This Christmas, more than 1.4 million people in South Yorkshire may not be allowed to see relatives, Sheffield's public health director has indicated.
In a bid to curb infection rates, the region has just been placed under the country's tightest tier-three coronavirus restrictions.
This implies that pubs, casinos, and soft play centers must now remain closed while people in almost any setting are prohibited from meeting anyone from other households.
But hopes that after a quick month-long intervention, the measures could be lifted have now been dashed by Greg Fell, Sheffield's top health official.
He said: "I hope I 'm wrong, but I feel like it's going to take more than a couple of weeks."
Since the government regulations currently state that tier three reviews will take place only every 28 days, if the restrictions were maintained for longer than the initial four-week period, it would imply that they were still active until Christmas.
That would effectively leave families unclear whether or not they could gather over the festive period, leading to what a "digital Christmas" is already being labeled.
Speaking to BBC Sheffield, Mr. Fell said, "I believe that the numbers would have to be much lower than they are now for us to be moved back to tier two."
"The numbers are pretty high, and they're going up, so we need to turn that corner around and get them back down again."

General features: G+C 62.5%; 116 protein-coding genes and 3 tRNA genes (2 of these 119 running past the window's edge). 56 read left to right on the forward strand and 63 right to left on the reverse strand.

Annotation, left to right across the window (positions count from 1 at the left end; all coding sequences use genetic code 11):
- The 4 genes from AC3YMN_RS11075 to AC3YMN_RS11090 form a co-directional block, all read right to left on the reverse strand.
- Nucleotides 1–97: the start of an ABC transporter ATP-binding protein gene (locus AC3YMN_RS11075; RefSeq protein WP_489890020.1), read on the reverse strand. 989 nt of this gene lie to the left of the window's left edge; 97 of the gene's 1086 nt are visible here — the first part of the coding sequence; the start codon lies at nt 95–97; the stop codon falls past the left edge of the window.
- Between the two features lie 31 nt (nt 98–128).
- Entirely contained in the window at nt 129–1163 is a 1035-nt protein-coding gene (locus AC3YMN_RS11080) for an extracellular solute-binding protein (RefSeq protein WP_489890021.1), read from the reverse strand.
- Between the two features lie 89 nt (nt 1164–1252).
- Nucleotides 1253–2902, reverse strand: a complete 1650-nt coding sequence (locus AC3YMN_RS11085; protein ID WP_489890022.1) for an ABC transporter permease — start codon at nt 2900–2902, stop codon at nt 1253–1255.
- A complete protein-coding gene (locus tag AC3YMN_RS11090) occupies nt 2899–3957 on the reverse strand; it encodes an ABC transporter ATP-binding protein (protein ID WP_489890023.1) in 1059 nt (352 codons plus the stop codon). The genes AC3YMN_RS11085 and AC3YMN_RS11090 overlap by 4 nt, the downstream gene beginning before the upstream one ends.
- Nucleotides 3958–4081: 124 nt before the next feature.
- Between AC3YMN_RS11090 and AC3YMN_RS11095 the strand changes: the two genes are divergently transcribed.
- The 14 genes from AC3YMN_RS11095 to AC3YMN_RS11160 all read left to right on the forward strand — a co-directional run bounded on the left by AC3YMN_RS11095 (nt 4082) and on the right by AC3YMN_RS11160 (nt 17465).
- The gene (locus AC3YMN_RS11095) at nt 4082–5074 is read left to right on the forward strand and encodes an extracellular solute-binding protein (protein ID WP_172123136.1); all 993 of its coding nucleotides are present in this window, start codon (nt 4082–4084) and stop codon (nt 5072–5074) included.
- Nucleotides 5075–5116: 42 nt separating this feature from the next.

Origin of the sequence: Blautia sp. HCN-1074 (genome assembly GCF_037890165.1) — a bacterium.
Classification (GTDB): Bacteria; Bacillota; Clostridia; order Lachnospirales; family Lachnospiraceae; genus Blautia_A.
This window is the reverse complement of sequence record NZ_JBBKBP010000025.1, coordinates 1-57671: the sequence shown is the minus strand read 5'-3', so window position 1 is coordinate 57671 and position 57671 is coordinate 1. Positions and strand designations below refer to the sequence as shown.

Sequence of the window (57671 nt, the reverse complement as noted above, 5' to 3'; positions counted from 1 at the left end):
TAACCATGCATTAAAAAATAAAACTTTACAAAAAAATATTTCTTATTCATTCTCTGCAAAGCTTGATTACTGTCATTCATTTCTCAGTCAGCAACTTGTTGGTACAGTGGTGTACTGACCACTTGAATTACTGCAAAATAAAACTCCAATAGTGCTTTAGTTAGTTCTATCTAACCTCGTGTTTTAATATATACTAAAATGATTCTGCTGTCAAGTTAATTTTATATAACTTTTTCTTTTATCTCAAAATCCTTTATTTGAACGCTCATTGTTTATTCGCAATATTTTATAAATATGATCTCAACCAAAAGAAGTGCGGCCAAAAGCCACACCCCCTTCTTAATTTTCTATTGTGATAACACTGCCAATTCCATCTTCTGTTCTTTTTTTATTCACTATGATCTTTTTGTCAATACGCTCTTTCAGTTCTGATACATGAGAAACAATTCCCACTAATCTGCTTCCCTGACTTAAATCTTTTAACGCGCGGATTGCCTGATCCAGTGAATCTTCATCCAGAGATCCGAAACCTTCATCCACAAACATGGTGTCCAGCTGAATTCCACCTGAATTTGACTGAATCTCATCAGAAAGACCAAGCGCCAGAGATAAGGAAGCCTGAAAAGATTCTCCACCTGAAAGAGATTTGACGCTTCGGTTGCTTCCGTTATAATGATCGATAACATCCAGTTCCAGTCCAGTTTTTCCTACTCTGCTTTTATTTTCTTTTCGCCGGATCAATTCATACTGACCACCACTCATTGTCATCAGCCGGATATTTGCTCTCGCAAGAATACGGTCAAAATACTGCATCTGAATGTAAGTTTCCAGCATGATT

Currently, county-wide rates are at 486 cases per 100,000 in Barnsley, 415 in Sheffield, 407 in Rotherham 407, and 393 in Doncaster 393. In England, the average is 117.
How exactly an area, once placed in tier three, moves out of it again remains unclear.
Community Secretary Robert Jenrick, who said only that measures would remain "as long as they are absolutely necessary," has provided the most substantive comment from the government on the issue so far.
Julia Burrows, Barnsley's public health director, said it was too early to say when the city would be ready to move out of Tier 3 and would "depend on people adhering to the new rules."
In the meantime, Dan Jarvis, the mayor of the Sheffield City Region and also an MP for Barnsley Central, urged people to "do their bit" and stick to the new rules in a letter to residents.
He wrote: After the progress, we made over the summer, it is profoundly frustrating to return to stricter restrictions.
"Many of you are going to fear for your families, your livelihoods, your future. Some of you are going to wonder if it's worth these measures. Those feelings are understandable.
But we should not be under any illusions: they need these measures. The scientific advice is that they can be of assistance.
"We still have a hard path ahead, but at the end of the tunnel, there is a light. These constraints will help us reach it sooner and at a lower cost."